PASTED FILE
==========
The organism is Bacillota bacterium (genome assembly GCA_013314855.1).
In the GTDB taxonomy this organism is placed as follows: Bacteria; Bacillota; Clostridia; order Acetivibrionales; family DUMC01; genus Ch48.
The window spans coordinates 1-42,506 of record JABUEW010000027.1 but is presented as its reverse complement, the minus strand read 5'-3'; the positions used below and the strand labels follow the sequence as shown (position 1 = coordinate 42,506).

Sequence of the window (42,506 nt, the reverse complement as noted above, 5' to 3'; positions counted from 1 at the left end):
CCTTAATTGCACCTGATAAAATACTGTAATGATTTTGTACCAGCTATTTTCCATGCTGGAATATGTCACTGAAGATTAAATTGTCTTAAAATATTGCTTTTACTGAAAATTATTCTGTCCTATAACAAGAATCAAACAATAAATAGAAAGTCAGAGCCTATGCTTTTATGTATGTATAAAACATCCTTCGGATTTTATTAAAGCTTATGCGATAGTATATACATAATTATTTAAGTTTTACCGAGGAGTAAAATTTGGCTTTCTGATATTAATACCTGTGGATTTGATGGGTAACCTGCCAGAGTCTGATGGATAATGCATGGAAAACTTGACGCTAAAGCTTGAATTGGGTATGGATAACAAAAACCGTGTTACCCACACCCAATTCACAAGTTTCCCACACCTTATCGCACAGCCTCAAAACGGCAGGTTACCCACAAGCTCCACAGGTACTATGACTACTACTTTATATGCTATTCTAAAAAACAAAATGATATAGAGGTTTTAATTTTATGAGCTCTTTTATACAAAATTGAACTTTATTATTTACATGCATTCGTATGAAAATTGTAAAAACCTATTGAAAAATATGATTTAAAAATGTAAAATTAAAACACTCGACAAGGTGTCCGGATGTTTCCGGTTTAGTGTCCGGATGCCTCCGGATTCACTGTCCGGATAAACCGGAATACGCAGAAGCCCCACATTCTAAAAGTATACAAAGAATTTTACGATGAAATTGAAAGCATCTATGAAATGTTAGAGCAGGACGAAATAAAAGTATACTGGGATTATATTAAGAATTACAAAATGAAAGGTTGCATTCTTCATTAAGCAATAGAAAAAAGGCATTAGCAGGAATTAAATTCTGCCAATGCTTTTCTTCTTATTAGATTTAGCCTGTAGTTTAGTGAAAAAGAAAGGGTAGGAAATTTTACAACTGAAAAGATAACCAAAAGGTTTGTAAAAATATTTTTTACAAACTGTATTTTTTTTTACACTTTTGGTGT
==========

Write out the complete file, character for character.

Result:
The organism is Bacillota bacterium (genome assembly GCA_013314855.1).
In the GTDB taxonomy this organism is placed as follows: Bacteria; Bacillota; Clostridia; order Acetivibrionales; family DUMC01; genus Ch48.
The window spans coordinates 1-42,506 of record JABUEW010000027.1 but is presented as its reverse complement, the minus strand read 5'-3'; the positions used below and the strand labels follow the sequence as shown (position 1 = coordinate 42,506).

Sequence of the window (42,506 nt, the reverse complement as noted above, 5' to 3'; positions counted from 1 at the left end):
CCTTAATTGCACCTGATAAAATACTGTAATGATTTTGTACCAGCTATTTTCCATGCTGGAATATGTCACTGAAGATTAAATTGTCTTAAAATATTGCTTTTACTGAAAATTATTCTGTCCTATAACAAGAATCAAACAATAAATAGAAAGTCAGAGCCTATGCTTTTATGTATGTATAAAACATCCTTCGGATTTTATTAAAGCTTATGCGATAGTATATACATAATTATTTAAGTTTTACCGAGGAGTAAAATTTGGCTTTCTGATATTAATACCTGTGGATTTGATGGGTAACCTGCCAGAGTCTGATGGATAATGCATGGAAAACTTGACGCTAAAGCTTGAATTGGGTATGGATAACAAAAACCGTGTTACCCACACCCAATTCACAAGTTTCCCACACCTTATCGCACAGCCTCAAAACGGCAGGTTACCCACAAGCTCCACAGGTACTATGACTACTACTTTATATGCTATTCTAAAAAACAAAATGATATAGAGGTTTTAATTTTATGAGCTCTTTTATACAAAATTGAACTTTATTATTTACATGCATTCGTATGAAAATTGTAAAAACCTATTGAAAAATATGATTTAAAAATGTAAAATTAAAACACTCGACAAGGTGTCCGGATGTTTCCGGTTTAGTGTCCGGATGCCTCCGGATTCACTGTCCGGATAAACCGGAATACGCAGAAGCCCCACATTCTAAAAGTATACAAAGAATTTTACGATGAAATTGAAAGCATCTATGAAATGTTAGAGCAGGACGAAATAAAAGTATACTGGGATTATATTAAGAATTACAAAATGAAAGGTTGCATTCTTCATTAAGCAATAGAAAAAAGGCATTAGCAGGAATTAAATTCTGCCAATGCTTTTCTTCTTATTAGATTTAGCCTGTAGTTTAGTGAAAAAGAAAGGGTAGGAAATTTTACAACTGAAAAGATAACCAAAAGGTTTGTAAAAATATTTTTTACAAACTGTATTTTTTTTTACACTTTTGGTGT